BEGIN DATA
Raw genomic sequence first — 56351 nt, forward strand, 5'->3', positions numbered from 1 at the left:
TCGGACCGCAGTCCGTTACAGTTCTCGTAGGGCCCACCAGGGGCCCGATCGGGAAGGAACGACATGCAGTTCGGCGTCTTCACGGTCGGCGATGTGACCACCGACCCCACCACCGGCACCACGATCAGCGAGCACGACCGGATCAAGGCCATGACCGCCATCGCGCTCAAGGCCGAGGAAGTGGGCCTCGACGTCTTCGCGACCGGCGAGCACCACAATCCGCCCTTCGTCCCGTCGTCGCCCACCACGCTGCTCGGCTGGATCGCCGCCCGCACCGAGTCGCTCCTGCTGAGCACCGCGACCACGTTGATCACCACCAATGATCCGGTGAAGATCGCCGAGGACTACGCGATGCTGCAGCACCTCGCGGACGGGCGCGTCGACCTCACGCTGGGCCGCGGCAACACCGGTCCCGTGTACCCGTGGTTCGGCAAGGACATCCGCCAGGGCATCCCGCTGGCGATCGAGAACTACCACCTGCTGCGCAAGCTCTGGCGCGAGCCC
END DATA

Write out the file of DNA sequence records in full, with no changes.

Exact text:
Raw genomic sequence first — 56351 nt, forward strand, 5'->3', positions numbered from 1 at the left:
TCGGACCGCAGTCCGTTACAGTTCTCGTAGGGCCCACCAGGGGCCCGATCGGGAAGGAACGACATGCAGTTCGGCGTCTTCACGGTCGGCGATGTGACCACCGACCCCACCACCGGCACCACGATCAGCGAGCACGACCGGATCAAGGCCATGACCGCCATCGCGCTCAAGGCCGAGGAAGTGGGCCTCGACGTCTTCGCGACCGGCGAGCACCACAATCCGCCCTTCGTCCCGTCGTCGCCCACCACGCTGCTCGGCTGGATCGCCGCCCGCACCGAGTCGCTCCTGCTGAGCACCGCGACCACGTTGATCACCACCAATGATCCGGTGAAGATCGCCGAGGACTACGCGATGCTGCAGCACCTCGCGGACGGGCGCGTCGACCTCACGCTGGGCCGCGGCAACACCGGTCCCGTGTACCCGTGGTTCGGCAAGGACATCCGCCAGGGCATCCCGCTGGCGATCGAGAACTACCACCTGCTGCGCAAGCTCTGGCGCGAGCCC